School shoes(50 Posts)
Last week I was in England with DD and, as is our custom, we went to buy shoes for her at Russell & Bromley - the same branch that my mother took me and my sister too when we were little.
Only that same morning had I been reading the newspaper headlines berating the lack of exercise taken by British schoolchildren. Yet in R&B the appalling footwear that goes by the name of school shoes shouted out a large part of the problem. Even the shop assistant volunteered, when I explained that DD did not require black leather footwear, that DD would be able to run so much better in the leather trainers we were buying her.
I don't know the shop that you are talking about, but my dc have all managed to run in their school shoes, in the playground.
For sport of course they put on their trainers or pumps but for all day wear, I'd much rather my dc had the support offered by school shoes
before we even get on to looking smart to go to school.
Not sure why you are linking school shoes to lack of exercise though whether you take part in lots of exercise is in no way linked to whether you have 'proper' school shoes or not.
You have never passed a British school at playtime if you think children can't run in school shoes. Obviously they're not designed for playing field sports in.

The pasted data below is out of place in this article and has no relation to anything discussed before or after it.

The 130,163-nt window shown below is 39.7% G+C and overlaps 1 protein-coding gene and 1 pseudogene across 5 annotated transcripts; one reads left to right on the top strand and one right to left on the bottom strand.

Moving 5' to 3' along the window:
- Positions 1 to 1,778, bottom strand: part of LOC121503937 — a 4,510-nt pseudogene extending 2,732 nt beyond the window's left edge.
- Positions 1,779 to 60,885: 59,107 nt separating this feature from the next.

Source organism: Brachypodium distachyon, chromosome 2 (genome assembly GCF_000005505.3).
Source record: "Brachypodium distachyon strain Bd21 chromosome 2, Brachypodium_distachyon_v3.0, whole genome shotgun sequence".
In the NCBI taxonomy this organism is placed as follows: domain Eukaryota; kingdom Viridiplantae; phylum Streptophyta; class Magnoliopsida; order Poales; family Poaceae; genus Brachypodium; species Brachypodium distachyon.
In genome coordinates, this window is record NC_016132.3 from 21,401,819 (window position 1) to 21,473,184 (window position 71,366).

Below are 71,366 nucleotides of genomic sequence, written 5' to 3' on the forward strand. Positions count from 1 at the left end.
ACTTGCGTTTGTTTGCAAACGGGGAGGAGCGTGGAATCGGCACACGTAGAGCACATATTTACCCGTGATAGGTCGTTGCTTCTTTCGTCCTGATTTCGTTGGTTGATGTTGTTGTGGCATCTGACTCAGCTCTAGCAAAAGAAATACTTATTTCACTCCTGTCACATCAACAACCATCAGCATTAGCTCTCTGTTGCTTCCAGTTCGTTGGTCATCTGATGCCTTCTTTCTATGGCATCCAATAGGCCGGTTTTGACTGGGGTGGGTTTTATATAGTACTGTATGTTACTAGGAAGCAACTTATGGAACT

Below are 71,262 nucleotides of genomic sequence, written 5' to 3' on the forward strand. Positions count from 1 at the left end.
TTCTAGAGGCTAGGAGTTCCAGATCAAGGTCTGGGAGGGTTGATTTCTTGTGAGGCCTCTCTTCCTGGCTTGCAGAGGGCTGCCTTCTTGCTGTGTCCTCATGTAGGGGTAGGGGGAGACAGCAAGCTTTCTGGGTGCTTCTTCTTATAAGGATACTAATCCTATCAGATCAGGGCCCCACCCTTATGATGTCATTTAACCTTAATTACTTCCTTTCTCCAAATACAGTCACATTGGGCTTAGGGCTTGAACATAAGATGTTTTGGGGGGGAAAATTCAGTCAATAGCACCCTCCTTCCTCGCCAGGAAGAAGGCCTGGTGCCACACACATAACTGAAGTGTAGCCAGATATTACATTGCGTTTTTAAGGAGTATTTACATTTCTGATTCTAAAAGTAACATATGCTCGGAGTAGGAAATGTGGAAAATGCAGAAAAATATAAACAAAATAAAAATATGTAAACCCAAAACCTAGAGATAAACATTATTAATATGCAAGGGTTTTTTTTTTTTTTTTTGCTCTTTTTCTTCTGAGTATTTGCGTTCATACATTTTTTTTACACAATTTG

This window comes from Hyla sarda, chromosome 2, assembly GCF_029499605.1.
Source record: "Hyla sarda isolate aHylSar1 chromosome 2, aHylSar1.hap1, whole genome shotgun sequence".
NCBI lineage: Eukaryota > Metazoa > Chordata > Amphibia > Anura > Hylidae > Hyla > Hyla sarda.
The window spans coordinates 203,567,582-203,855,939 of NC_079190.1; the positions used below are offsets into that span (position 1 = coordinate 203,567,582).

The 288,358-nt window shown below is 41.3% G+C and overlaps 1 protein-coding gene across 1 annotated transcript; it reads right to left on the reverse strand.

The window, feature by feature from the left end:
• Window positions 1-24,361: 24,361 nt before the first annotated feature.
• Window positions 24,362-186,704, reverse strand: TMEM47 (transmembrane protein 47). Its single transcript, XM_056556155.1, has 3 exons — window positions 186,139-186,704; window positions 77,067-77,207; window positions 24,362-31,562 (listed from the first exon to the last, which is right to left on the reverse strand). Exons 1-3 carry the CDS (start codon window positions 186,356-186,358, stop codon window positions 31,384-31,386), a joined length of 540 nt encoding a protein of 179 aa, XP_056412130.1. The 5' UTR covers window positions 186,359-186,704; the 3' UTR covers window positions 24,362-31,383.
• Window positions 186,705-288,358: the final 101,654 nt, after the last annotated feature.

The black school shoes were not all giving proper support at all. FWIW I know quite a bit about proper shoe support as all three DC have inherited a foot condition from DP and all four of them need specialist soles and supportive shoes. That does not include thin soled shoes of the sort sold on England as school shoes and such shoes are not suitable for walking long distances (eg to school), much less running in a playground.
They may run in them, but they will run much less far and do their feet, ankles, knees and hips far more harm than if they wore trainers.
I don't think it's so bad for younger children - girls' and boys' school shoes can be very supportive, but I've noticed that older girls' school shoes seem particularly flimsy. Slip-on, ballerina style pumps with a single thin strap across seem to be the norm. Definitely not something to walk to school in in bad weather.
What is the choice in France for school shoes, Bonsoir?
You should have looked in other shops if Russell & Bromley only sold impractical shoes . There are definitely sturdy school shoes available in Britain.
R&B sold the shoes I was looking for (trainers) but in the town I was in it is THE destination for school shoes so all the local DC are wearing their "uniform" shoes.